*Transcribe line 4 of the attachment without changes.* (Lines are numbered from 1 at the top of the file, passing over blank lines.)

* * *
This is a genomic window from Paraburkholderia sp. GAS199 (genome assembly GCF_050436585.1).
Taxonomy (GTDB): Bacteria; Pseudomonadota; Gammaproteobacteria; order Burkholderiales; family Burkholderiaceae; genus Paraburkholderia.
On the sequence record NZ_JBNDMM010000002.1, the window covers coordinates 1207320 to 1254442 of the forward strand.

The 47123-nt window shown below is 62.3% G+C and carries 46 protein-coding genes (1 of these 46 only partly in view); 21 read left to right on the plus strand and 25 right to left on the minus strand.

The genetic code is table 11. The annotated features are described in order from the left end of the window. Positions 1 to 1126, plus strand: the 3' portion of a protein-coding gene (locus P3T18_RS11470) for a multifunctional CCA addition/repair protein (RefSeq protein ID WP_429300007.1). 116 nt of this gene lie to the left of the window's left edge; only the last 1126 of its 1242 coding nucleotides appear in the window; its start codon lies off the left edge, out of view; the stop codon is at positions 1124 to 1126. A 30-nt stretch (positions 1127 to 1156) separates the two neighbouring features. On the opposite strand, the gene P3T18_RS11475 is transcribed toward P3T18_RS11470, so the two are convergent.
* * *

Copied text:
The 47123-nt window shown below is 62.3% G+C and carries 46 protein-coding genes (1 of these 46 only partly in view); 21 read left to right on the plus strand and 25 right to left on the minus strand.